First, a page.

Milton School District taxpayers have been paying $2.5 million per year for four years for an operational referendum. The December property tax bill will be the last to have current referendum before it expires.
On the Nov. 3 ballot, the school district is asking for the same amount and it’s also for five years. Once the referendum approved by voters in 2016 expires, the new one, if approved, would begin. They would not overlap.
What does a $2.5 million referendum cost individual taxpayers?
It’s both complicated and it’s not.
If the Nov. 3 operational referendum is approved, the tax rate impact would be the same.
What happens if the referendum doesn’t pass?
During Monday’s Q&A session, Superintendent Rich Dahman referred the financial supplement shared at the annual meeting last week.
The proposed tax rate is estimated at $9.18. Of that, $1.19 is for the current operating referendum.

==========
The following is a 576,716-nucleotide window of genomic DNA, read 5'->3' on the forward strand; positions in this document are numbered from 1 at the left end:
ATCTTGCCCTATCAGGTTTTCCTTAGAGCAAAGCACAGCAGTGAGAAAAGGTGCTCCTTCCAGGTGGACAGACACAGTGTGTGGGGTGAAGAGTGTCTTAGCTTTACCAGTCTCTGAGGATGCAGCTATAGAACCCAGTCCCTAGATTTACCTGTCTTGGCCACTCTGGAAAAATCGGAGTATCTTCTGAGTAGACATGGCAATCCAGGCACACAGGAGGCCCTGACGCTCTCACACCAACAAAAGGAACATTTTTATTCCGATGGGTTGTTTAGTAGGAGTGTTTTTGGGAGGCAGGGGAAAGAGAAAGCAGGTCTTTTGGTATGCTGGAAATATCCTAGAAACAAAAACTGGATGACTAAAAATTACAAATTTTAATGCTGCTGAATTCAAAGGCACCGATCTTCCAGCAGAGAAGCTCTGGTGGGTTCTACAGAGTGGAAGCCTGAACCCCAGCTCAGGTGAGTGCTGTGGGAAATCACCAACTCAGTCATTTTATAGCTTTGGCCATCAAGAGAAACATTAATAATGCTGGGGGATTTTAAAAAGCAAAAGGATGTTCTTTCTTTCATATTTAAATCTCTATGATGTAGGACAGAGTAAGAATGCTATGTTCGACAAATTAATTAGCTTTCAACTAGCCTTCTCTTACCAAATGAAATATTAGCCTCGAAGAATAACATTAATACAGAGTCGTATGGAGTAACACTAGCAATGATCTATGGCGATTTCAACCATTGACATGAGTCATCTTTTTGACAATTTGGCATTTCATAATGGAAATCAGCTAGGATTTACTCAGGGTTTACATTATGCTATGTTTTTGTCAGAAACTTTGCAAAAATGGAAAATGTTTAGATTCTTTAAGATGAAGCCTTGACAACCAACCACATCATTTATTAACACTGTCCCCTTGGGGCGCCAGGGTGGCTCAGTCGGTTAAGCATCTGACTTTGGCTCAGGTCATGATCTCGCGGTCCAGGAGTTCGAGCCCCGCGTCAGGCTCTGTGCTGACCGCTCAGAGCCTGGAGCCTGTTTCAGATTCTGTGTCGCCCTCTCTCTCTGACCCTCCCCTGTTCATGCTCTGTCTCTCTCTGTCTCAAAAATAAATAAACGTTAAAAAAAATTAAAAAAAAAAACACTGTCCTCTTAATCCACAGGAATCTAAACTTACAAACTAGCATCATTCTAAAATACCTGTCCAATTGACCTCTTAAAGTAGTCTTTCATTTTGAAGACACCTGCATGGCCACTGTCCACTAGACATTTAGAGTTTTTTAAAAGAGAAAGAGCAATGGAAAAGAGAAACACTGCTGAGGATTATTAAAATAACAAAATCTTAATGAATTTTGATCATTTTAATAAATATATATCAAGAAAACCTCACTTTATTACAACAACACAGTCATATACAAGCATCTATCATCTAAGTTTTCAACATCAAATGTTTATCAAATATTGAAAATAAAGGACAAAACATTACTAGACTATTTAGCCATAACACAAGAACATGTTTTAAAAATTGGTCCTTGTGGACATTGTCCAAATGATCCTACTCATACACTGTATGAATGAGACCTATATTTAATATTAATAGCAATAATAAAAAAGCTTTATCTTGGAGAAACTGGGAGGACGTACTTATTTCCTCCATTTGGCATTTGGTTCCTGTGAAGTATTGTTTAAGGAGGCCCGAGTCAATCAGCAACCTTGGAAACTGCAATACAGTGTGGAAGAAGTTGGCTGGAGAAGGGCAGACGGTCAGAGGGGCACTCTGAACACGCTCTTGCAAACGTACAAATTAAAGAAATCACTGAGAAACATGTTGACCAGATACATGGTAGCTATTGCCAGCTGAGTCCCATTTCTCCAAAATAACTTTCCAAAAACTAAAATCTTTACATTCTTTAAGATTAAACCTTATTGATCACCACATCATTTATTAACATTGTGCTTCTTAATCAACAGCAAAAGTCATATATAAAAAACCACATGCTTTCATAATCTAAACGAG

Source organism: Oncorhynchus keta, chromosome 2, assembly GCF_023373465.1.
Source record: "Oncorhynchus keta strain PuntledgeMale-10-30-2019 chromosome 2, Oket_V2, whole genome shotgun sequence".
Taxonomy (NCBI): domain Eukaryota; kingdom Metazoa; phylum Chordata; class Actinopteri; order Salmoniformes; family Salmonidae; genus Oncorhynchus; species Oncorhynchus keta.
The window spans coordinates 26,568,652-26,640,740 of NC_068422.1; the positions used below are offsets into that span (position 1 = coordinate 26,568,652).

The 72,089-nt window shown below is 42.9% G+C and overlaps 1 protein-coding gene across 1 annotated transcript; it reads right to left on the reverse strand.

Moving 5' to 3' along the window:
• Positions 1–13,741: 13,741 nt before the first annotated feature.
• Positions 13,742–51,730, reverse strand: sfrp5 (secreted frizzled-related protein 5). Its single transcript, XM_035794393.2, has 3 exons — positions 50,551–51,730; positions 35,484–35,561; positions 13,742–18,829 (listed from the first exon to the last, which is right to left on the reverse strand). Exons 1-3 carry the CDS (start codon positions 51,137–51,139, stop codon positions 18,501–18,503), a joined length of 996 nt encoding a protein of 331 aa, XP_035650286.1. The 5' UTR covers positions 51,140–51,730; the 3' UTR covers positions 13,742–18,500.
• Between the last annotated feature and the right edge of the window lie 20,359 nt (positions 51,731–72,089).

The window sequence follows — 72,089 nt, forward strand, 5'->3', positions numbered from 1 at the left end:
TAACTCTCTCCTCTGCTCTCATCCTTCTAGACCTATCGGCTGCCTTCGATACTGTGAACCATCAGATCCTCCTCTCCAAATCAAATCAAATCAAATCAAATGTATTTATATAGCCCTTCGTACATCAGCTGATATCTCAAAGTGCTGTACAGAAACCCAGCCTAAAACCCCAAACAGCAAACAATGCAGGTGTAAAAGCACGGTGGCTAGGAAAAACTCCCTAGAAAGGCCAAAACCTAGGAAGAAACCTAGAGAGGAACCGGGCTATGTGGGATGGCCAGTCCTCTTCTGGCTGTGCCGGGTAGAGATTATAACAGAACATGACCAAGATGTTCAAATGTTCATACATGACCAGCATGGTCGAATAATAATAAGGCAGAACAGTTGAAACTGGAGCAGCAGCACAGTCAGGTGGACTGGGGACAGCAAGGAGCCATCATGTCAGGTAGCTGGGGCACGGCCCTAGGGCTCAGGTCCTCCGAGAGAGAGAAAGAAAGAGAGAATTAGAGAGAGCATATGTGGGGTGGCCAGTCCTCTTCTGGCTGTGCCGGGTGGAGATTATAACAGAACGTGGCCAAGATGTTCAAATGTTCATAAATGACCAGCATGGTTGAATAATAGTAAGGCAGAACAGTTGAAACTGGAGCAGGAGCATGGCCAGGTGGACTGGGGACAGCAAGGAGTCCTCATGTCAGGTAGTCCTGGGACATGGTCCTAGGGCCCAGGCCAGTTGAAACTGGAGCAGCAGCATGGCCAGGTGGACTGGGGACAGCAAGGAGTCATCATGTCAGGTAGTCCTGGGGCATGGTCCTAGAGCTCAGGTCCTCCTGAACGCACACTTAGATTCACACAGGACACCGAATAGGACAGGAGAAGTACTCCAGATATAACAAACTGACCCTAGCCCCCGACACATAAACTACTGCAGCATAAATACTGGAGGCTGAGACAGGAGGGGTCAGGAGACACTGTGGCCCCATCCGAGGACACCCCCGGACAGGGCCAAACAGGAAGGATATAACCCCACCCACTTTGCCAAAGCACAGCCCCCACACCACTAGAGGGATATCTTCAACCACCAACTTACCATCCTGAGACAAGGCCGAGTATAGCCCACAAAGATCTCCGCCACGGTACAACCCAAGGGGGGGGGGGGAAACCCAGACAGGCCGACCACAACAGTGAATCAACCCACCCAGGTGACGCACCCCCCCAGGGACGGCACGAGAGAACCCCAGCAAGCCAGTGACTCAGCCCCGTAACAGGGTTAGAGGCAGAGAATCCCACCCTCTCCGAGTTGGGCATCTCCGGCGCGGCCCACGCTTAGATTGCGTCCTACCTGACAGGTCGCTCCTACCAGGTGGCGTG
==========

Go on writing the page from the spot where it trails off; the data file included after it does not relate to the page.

Based on that estimate, Dahman said the annual operating referendum cost for someone with a $100,000 home or property would be $119 per year.
“In general,” he said, people can estimate that savings if the referendum does not pass.
Director of Business Services Carey Bradley clarified that the school district talks in terms of “equalized value.”
“We’re talking at an overall high level,” she said.
She clarified, “Your bills may not be exactly what we’re saying because your bills are based on assessed value, not equalized value.”
Bradley reminded that the operational referendum also impacts what the district receives in state aid.
By increasing taxes by $2.5 million, then spending that money, she said the school district gets $1.5 million in state aid the following year. That pattern continues as long as the school district is spending the $2.5 million.